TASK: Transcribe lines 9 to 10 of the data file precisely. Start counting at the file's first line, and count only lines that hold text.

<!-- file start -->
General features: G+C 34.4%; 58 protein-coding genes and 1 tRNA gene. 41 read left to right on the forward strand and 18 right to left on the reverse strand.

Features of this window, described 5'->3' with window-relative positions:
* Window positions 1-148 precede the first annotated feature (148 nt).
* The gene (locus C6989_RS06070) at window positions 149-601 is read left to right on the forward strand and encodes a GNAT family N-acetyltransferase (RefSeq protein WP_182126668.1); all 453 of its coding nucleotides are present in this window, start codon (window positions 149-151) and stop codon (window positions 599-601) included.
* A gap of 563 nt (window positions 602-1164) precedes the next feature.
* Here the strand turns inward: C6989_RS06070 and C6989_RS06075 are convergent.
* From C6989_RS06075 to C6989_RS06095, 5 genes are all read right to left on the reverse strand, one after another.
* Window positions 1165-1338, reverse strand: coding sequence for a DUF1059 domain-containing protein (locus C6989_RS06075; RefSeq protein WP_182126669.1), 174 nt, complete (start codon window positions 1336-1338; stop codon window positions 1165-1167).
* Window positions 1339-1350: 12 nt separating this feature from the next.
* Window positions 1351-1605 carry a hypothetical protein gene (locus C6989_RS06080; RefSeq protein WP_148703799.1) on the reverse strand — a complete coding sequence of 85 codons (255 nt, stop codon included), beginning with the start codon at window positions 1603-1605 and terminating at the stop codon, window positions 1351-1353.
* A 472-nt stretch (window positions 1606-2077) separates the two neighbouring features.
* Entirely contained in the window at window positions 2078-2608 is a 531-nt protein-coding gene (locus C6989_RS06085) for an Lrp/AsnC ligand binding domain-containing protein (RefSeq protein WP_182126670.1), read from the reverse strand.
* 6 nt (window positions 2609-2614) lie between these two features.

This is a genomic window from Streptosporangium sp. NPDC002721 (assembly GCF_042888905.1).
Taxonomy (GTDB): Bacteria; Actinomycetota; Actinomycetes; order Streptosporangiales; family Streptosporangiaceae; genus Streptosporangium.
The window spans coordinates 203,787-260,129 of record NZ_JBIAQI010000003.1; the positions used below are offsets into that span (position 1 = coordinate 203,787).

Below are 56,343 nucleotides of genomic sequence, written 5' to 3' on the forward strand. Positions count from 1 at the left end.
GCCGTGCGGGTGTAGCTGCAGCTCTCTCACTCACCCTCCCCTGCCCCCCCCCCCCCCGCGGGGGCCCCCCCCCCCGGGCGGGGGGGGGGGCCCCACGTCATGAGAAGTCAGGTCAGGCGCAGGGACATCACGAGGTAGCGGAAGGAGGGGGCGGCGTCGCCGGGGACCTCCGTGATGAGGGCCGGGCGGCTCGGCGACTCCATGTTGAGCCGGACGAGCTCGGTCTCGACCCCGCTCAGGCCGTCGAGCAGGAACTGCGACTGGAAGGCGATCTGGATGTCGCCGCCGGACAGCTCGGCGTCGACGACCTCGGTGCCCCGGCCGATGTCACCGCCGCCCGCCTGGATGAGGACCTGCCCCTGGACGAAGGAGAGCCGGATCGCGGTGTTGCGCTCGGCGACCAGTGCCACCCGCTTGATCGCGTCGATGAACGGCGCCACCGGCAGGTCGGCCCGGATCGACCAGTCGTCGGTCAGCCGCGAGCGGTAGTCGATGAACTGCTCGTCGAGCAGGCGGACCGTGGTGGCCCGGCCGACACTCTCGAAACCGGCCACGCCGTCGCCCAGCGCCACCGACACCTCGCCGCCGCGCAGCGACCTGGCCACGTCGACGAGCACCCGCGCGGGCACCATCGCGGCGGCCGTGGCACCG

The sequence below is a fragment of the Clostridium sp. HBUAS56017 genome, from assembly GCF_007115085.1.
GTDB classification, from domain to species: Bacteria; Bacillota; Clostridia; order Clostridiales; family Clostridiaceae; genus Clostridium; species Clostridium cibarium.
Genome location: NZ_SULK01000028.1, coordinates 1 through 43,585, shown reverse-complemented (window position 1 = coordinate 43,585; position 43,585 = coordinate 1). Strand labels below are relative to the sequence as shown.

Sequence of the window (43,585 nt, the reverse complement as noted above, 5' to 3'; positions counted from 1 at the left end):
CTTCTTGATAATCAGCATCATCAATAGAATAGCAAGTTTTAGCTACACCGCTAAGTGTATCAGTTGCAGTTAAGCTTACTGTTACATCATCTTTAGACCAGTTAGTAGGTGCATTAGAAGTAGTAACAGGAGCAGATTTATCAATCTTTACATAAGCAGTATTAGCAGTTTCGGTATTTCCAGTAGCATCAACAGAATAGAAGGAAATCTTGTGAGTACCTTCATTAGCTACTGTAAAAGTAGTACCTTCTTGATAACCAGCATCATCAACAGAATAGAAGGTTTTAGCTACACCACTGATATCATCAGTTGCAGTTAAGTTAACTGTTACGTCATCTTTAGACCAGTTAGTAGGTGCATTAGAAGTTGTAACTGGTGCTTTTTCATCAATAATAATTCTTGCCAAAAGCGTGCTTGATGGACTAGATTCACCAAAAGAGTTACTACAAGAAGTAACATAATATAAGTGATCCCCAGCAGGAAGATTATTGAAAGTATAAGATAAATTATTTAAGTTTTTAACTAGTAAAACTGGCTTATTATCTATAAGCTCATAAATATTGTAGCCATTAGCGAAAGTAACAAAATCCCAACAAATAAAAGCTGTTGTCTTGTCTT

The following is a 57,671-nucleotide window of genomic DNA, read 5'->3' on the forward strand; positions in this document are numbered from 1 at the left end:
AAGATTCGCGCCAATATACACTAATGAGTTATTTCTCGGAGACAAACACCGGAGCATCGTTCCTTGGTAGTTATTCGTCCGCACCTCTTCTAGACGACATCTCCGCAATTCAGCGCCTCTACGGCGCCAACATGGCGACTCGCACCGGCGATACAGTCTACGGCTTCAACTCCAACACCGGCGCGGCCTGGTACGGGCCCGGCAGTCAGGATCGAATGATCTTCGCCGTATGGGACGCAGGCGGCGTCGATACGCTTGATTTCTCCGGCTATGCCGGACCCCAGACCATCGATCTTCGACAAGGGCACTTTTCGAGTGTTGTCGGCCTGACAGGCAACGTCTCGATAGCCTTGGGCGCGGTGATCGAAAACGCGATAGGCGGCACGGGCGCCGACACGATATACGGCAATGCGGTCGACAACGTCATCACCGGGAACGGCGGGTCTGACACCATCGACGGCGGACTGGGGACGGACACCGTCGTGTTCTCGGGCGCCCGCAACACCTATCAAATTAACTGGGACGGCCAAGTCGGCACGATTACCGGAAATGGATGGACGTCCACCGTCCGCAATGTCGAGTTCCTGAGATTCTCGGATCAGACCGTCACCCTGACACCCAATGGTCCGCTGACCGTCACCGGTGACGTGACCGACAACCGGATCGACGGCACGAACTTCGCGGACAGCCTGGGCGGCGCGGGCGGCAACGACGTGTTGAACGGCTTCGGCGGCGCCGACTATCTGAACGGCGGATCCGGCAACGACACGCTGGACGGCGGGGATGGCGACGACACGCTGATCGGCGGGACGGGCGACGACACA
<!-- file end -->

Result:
* Window positions 1339-1350: 12 nt separating this feature from the next.
* Window positions 1351-1605 carry a hypothetical protein gene (locus C6989_RS06080; RefSeq protein WP_148703799.1) on the reverse strand — a complete coding sequence of 85 codons (255 nt, stop codon included), beginning with the start codon at window positions 1603-1605 and terminating at the stop codon, window positions 1351-1353.